MYTH: Chickens attract rats!

Chickens do not attract rats.

Let me say it again:  chickens DO NOT attract rats. Chickens will kill and eat mice, voles, and rats.

Here’s what really attracts rats: food & safe places to live.  Kinda like me.  I just want a nice meal and warm house to curl up in, and to not fight about how chickens are drawing rats to our town.  Rats are opportunistic feeders, and will eat anything that doesn’t eat them first.  The reason I can safely say that rats aren’t drawn to the chickens themselves is because chickens WOULD eat them first.  Don’t believe me?  Do a search for ‘chicken eats mouse’ or ‘chicken kills rat’, or watch this video (WARNING: mouse gets eaten) of a chicken snatching up a mouse and running off with it to eat it.  Chickens are mini-dinosaurs, and I firmly believe if they would eat people if they were bigger than us.

Photo credit: DAVID ZALAZNIK/JOURNAL STAR A rooster carries a mouse across a farmyard near Fairbury. http://blogs.pjstar.com/eye/2010/06/11/cmon-eat-it-its-justa-mouse-what-are-you-a-chicken/
Photo credit: DAVID ZALAZNIK/JOURNAL STAR A rooster carries a mouse across a farmyard near Fairbury.
http://blogs.pjstar.com/eye/2010/06/11/cmon-eat-it-its-justa-mouse-what-are-you-a-chicken/

Uncovered trash = rats.
Pet food outside = rats.
Fruit dropping on the ground from fruit trees = rats.
Untended compost heaps = rats.
Piles of lumber on the ground = rats.
Bird feeders = rats.
Untended veggie gardens = rats.
Dog poo = rats.

Know why you don’t see chickens on that list? Because rats are opportunists, not fighters. They’re not after chickens- a fully grown hen can mess up an average size wild rodent (chicks are another story, and great care should be taken to protect them). What they would be after, however, is the chicken’s food. That’s why our ordinance spells out that the feed must be contained, so as not to attract vermin. With proper management of stored food/uneaten food, this doesn’t become an issue.  We’ve seen a far greater issue with unsecured dumpsters in the downtown Ferndale area attracting & feeding rats than we’ll ever have to contend with in properly maintained residential areas.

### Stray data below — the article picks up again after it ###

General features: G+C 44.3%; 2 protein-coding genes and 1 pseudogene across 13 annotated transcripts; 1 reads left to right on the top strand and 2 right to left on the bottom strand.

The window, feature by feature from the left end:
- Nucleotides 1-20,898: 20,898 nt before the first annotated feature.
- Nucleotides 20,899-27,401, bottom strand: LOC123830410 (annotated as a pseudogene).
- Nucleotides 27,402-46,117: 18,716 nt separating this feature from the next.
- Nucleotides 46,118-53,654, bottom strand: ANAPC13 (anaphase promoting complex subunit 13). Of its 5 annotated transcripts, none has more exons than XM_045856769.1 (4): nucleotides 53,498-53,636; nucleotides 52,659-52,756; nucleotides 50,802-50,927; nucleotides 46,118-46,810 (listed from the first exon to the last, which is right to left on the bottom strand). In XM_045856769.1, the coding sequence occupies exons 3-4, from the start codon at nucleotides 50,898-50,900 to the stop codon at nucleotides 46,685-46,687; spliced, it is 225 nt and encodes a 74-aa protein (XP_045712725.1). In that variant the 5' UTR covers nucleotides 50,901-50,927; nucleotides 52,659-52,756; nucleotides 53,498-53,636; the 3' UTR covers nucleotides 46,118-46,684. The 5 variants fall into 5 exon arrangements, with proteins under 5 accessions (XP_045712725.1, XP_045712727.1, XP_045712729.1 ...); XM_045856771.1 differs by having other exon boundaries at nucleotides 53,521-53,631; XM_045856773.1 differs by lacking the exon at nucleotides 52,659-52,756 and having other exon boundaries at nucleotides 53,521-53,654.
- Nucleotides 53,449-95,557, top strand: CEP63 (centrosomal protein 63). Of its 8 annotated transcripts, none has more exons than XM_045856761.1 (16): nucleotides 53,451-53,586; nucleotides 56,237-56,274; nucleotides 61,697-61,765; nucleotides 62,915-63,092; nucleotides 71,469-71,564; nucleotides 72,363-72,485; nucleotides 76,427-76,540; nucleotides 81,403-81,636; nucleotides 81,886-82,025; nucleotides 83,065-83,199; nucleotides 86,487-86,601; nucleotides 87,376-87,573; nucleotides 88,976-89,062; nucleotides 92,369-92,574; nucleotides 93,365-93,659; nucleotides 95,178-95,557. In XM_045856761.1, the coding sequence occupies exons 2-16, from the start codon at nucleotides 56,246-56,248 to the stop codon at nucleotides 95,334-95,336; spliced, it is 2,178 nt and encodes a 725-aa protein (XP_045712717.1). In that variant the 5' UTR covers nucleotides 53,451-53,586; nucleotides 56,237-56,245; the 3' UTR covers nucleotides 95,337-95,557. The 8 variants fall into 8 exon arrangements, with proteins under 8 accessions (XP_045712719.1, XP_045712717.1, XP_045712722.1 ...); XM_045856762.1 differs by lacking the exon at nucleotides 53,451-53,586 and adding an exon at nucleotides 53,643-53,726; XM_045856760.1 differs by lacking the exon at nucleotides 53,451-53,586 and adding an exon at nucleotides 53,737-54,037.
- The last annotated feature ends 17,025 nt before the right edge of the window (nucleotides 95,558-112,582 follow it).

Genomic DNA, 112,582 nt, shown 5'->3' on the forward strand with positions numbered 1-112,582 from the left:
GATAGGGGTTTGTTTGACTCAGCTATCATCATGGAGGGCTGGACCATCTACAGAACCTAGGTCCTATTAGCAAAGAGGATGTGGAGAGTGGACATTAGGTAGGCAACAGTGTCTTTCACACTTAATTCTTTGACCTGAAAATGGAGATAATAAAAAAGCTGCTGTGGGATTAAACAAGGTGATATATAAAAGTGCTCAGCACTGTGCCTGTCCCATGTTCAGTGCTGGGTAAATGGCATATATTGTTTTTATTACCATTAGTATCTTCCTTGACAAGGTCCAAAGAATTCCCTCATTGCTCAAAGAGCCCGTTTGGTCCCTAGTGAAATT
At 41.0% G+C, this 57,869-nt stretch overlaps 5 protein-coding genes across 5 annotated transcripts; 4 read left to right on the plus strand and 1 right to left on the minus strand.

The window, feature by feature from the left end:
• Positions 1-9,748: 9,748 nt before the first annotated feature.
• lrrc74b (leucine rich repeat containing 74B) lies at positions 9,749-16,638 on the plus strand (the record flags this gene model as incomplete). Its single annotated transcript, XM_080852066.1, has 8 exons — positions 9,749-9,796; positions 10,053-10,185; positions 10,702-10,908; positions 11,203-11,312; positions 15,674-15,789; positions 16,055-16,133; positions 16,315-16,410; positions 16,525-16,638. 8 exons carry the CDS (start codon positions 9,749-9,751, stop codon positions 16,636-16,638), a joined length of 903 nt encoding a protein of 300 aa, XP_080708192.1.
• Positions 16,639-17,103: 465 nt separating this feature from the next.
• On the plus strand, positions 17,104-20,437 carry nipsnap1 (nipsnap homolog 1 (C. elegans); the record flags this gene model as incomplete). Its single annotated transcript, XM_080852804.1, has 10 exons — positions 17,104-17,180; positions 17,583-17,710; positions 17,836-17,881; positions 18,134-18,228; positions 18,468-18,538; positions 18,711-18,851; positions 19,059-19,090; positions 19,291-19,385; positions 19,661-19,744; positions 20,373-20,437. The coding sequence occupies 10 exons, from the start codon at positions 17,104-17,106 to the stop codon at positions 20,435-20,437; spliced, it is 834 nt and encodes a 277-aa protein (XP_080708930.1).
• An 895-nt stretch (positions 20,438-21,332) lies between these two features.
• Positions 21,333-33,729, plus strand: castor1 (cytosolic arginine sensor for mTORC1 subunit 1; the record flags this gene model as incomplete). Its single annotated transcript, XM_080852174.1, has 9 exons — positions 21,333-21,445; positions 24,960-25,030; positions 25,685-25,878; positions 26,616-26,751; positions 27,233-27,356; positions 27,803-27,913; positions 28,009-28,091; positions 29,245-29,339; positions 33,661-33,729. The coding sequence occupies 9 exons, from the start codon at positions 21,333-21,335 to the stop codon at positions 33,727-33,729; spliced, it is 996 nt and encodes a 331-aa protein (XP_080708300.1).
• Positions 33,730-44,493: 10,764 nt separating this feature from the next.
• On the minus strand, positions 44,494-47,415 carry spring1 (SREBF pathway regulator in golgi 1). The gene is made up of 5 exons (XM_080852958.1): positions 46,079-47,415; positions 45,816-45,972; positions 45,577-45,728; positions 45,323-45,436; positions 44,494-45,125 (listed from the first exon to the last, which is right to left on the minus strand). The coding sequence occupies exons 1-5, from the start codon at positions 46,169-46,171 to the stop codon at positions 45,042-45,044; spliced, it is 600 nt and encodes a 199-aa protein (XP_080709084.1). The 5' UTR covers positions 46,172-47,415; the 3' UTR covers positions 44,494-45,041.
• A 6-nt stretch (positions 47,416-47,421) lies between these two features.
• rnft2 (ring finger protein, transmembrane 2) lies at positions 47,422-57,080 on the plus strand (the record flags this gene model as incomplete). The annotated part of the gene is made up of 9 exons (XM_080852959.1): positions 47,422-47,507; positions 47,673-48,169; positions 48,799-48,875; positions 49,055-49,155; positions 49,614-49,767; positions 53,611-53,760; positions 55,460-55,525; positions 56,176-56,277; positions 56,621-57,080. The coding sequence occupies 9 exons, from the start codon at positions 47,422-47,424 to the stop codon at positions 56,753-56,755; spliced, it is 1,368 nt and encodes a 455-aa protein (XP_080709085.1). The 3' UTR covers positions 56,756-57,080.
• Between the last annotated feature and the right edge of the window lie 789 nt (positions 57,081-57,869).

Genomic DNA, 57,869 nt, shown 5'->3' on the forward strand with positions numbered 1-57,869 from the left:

If you are a chicken keeper, or want to become one, you need to know that rodents are a POTENTIAL problem.  You address this by making sure nothing can get into your coop either by tunneling or climbing (rats will do both), and that feed is secured nightly.

Rats can fall from a height of 50 feet without getting hurt. Rats can jump three feet in the air from a flat surface and leap more than four feet horizontally. Rats can chew through lead, cinder block, and aluminum sheeting.  They’re amazingly smart & tenacious, and if they can get into your coop to eat the chicken feed, they will.  Again, this isn’t the fault of the chicken- rats would just as soon come into your house and eat your groceries, if they could find a way in.

If anyone in Ferndale has reason to believe they have rats, I urge you to contact me directly if you need help ridding your property of them.  Many people have suggested releasing hawks in the area to combat the rodent population; the problem with that is that hawks hunt during the day, and rats come out at dusk and are active throughout the night.  Your best course of action is snap traps or electric traps- they’re quick and effective, and don’t create secondary issues of poisoning in the food chain like rat poison does.

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